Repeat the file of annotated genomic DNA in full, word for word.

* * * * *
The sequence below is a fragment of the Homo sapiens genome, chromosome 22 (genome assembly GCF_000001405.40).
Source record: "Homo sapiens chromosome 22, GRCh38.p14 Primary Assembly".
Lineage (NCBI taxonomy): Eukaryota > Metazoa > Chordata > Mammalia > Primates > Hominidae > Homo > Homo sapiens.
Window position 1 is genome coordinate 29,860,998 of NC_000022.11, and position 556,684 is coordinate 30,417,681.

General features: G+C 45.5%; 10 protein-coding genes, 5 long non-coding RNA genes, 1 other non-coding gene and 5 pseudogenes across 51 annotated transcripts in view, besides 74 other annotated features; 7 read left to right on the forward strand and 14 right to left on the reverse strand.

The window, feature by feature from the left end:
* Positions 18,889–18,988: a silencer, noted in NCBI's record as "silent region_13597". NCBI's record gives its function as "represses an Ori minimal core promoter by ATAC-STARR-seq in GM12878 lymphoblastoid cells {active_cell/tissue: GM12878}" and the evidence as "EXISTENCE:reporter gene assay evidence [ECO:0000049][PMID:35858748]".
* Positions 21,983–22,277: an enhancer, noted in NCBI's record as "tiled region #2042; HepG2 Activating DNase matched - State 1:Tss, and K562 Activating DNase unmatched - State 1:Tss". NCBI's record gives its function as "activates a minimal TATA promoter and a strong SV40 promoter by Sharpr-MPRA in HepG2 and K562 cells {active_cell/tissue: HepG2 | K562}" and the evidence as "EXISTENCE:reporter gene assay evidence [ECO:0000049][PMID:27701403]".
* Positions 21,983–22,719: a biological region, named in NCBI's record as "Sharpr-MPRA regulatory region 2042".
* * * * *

The sequence below is a fragment of the Homo sapiens genome, chromosome 22 (genome assembly GCF_000001405.40).
Source record: "Homo sapiens chromosome 22, GRCh38.p14 Primary Assembly".
Lineage (NCBI taxonomy): Eukaryota > Metazoa > Chordata > Mammalia > Primates > Hominidae > Homo > Homo sapiens.
Window position 1 is genome coordinate 29,860,998 of NC_000022.11, and position 556,684 is coordinate 30,417,681.

General features: G+C 45.5%; 10 protein-coding genes, 5 long non-coding RNA genes, 1 other non-coding gene and 5 pseudogenes across 51 annotated transcripts in view, besides 74 other annotated features; 7 read left to right on the forward strand and 14 right to left on the reverse strand.

The window, feature by feature from the left end:
* Positions 18,889–18,988: a silencer, noted in NCBI's record as "silent region_13597". NCBI's record gives its function as "represses an Ori minimal core promoter by ATAC-STARR-seq in GM12878 lymphoblastoid cells {active_cell/tissue: GM12878}" and the evidence as "EXISTENCE:reporter gene assay evidence [ECO:0000049][PMID:35858748]".
* Positions 21,983–22,277: an enhancer, noted in NCBI's record as "tiled region #2042; HepG2 Activating DNase matched - State 1:Tss, and K562 Activating DNase unmatched - State 1:Tss". NCBI's record gives its function as "activates a minimal TATA promoter and a strong SV40 promoter by Sharpr-MPRA in HepG2 and K562 cells {active_cell/tissue: HepG2 | K562}" and the evidence as "EXISTENCE:reporter gene assay evidence [ECO:0000049][PMID:27701403]".
* Positions 21,983–22,719: a biological region, named in NCBI's record as "Sharpr-MPRA regulatory region 2042".